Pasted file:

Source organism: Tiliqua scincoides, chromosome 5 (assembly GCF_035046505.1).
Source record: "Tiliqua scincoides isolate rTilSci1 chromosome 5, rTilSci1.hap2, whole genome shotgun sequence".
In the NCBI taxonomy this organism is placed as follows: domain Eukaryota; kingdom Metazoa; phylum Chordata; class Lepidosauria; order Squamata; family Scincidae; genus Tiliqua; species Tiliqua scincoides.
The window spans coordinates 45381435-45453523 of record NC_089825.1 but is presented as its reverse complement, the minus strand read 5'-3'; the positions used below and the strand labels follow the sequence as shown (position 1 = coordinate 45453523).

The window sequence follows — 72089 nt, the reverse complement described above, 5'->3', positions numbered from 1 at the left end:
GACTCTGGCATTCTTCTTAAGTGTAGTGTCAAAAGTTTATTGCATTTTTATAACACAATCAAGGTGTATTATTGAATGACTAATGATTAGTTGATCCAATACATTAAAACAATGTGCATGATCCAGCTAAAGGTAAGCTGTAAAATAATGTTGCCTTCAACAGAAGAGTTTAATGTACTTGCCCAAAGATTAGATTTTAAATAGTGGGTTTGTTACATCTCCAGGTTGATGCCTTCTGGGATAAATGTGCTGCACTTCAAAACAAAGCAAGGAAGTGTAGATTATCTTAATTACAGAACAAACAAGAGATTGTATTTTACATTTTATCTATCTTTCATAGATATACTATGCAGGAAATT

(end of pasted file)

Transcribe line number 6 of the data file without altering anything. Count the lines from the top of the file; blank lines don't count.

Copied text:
GACTCTGGCATTCTTCTTAAGTGTAGTGTCAAAAGTTTATTGCATTTTTATAACACAATCAAGGTGTATTATTGAATGACTAATGATTAGTTGATCCAATACATTAAAACAATGTGCATGATCCAGCTAAAGGTAAGCTGTAAAATAATGTTGCCTTCAACAGAAGAGTTTAATGTACTTGCCCAAAGATTAGATTTTAAATAGTGGGTTTGTTACATCTCCAGGTTGATGCCTTCTGGGATAAATGTGCTGCACTTCAAAACAAAGCAAGGAAGTGTAGATTATCTTAATTACAGAACAAACAAGAGATTGTATTTTACATTTTATCTATCTTTCATAGATATACTATGCAGGAAATT